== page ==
“Thinking about the health care debate currently underway in Washington, how likely do you think it is that health care reform will be passed by Congress and signed into law…?”

Base: All U.S. adults

By end of 2009 By next Spring By end of next summer
Sept Oct. Nov. Sept Oct. Nov. Sept Oct. Nov.
% % % % % % % % %
LIKELY (NET) 29 27 23 51 53 58 64 66 69
Very likely 8 7 4 13 14 13 27 28
Somewhat likely 22 20 19 38 39 45 38 39 41
NOT LIKELY (NET) 71 73 77 49 47 42 36 34 31
Not that likely 36 27 34 32 29 27 19 17 16
Not at all likely 34 45 43 17 18 15 17 17 15

Note: Percentages may not add up to 100% due to rounding

TABLE 3 (HARRIS POLL): DISAGREE WITH SPECIFIC CRITICISMS OF THE PRESIDENT’S PROPOSALS

“These are some of the criticisms that have been made of the president’s health care proposals. Please say for each how strongly you agree or disagree with each.”

Base: All Adults

Strongly Agree
Somewhat Agree
Somewhat
Disagree
Strongly Disagree
Not
Sure
Totals
AGREE
DISAGREE
The proposed reforms would result in higher taxes
%
41
22
9
9
18
64
18
We should reduce the cost of health care before trying to provide insurance for people who don’t have it
%
38
25
10
13
14
63
23
Health insurance would be too expensive for many people to buy
%
32
23
14
15
17
54
29
The proposed reforms would create panels that would decide who should live and who should die
%
19
14
10
37
20
33
47

Note: Percentages may not add up exactly to 100% due to rounding.

TABLE 4: AGREEMENT WITH CRITICISMS (HARRIS POLL)

“These are some of the criticism that have been made of the president’s health care proposals. Please say for each how strongly you agree or disagree with each.”

Percent saying “Strongly/Somewhat agree”

Base: All Adults

Oct.
Nov.
%
%
We should reduce the cost of health care before trying to provide insurance for people who don’t have it
68
63
The proposed reforms would result in higher taxes
67
64
Health insurance would be too expensive for many people to buy
52
54
The proposed reforms would create panels that would decide who should live and who should die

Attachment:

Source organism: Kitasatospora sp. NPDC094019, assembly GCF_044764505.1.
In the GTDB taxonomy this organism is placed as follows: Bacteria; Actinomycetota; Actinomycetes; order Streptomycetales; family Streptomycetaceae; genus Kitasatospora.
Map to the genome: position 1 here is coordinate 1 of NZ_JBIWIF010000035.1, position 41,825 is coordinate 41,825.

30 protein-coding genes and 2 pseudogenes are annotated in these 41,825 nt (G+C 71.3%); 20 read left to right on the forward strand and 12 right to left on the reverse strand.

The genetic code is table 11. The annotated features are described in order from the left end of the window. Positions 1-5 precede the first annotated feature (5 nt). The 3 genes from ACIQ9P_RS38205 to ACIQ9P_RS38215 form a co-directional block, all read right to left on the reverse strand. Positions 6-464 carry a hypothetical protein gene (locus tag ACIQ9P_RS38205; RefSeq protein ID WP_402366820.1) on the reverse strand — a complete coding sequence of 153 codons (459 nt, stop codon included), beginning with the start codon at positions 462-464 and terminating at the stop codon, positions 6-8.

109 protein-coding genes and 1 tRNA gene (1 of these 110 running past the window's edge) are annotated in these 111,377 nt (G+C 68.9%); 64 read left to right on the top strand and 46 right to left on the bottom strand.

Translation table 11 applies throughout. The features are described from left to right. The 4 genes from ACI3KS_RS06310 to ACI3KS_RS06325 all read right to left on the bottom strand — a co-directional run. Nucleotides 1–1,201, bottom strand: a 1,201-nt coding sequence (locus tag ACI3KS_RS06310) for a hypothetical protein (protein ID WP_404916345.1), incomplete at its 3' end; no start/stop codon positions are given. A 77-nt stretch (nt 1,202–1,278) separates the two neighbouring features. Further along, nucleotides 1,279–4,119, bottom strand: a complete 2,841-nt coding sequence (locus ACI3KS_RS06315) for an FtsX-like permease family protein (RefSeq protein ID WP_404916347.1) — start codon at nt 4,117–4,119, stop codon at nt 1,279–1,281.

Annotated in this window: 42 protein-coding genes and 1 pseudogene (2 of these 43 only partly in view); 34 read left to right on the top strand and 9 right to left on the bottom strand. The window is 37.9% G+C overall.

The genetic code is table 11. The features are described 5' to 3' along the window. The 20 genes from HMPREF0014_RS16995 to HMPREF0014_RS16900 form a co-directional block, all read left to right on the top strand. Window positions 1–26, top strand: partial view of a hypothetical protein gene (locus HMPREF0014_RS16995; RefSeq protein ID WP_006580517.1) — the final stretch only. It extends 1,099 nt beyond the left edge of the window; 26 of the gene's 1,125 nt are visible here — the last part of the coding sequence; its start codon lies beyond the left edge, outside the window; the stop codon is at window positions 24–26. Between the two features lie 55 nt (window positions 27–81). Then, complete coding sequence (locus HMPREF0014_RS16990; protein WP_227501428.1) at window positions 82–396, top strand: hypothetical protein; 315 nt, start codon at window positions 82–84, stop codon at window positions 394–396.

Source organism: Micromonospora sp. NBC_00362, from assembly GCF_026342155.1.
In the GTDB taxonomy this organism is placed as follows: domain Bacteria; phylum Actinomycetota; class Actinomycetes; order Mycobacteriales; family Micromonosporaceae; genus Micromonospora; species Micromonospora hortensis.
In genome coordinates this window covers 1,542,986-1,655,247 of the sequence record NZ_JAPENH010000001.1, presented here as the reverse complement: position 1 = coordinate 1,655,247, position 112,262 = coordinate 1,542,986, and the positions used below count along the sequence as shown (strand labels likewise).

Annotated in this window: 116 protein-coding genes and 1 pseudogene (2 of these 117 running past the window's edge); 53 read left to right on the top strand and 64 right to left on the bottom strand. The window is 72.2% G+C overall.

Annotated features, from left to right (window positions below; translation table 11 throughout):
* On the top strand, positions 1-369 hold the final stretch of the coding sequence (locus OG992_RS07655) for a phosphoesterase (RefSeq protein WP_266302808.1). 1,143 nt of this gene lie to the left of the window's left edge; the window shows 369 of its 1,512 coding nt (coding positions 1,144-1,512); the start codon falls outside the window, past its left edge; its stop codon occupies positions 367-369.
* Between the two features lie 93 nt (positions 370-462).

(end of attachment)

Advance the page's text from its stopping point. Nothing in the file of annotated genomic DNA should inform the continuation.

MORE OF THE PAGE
37
33

Note: Percentages may not add up exactly to 100% due to rounding.

TABLE 5 (HARRIS POLL): ATTITUDES TO PROPOSALS OF OBAMA, CONGRESSIONAL DEMOCRATS AND REPUBLICANS

“Based on what you’re read, seen or heard, how would you rate the health care plans proposed by each of the following?”

Base: All adults

President
Obama
Democrats in
Congress
Republicans in
Congress
Aug.
Nov.
Aug.
Nov.
Aug.
Nov.
%
%
%
%
%
%
GOOD (NET)
54
50
46
45
31
33
Very good
19
14
6
6
2
3
Somewhat good
35
36
40
40
29
30
BAD (NET)
46
50
54
55
69
67
Somewhat bad
17
18
26
24
42
37
Very bad
29
32
28
31
27
30

Percentages may not add up exactly to 100% due to rounding.

TABLE 6: SOCIAL MEDIA: VOLUME OF POSTINGS OVER TIME

June
July
Aug.
Sept.
Oct.
Nov.
Volume of Responses
22,308
45,366
79,342
34,968
32,250
32,382

TABLE 7: SOCIAL MEDIA SENTIMENT INDEX ON PUBLIC OPTION

June
July
Aug.
Sept.
Oct.
Nov.
Overall sentiment on public option
.47
.47
.46
.46
.46
.44

Note: sentiment index is on a scale of 0 to 1 with 0 being the most negative and 1 being the best sentiment. Clarabridge’s advanced sentiment engine adjusts for nuances of language by taking into account factors such as negation, conditional sentiment, and combinations of words that express sentiment

TABLE 8: SOCIAL MEDIA OPPOSITION AND SUPPORT OF HEALTHCARE REFORM OVER TIME

June
July
Aug.
Sept.
Oct.
Nov.
Total
%
%
%
%
%
%
%
Opposition to health care reform
36
49
53
46
39
35
47
Support for health care reform
64
51
47
54
61
65
53

Note: Percentage is of total opposition or support of healthcare reform that month

TABLE 9: SOCIAL MEDIA LIKELIHOOD OF HEALTHCARE REFORM PASSING OVER TIME

June
July
Aug.
Sept.
Oct.
Nov.
Total
%
%
%
%
%
%
%
Reform is Likely to Pass
32
42
51
58
63
79
60
Reform is not Likely to Pass
68
58
49
42
37
21
40

Note: Percentage is of total conversation about likelihood of healthcare reform passage that month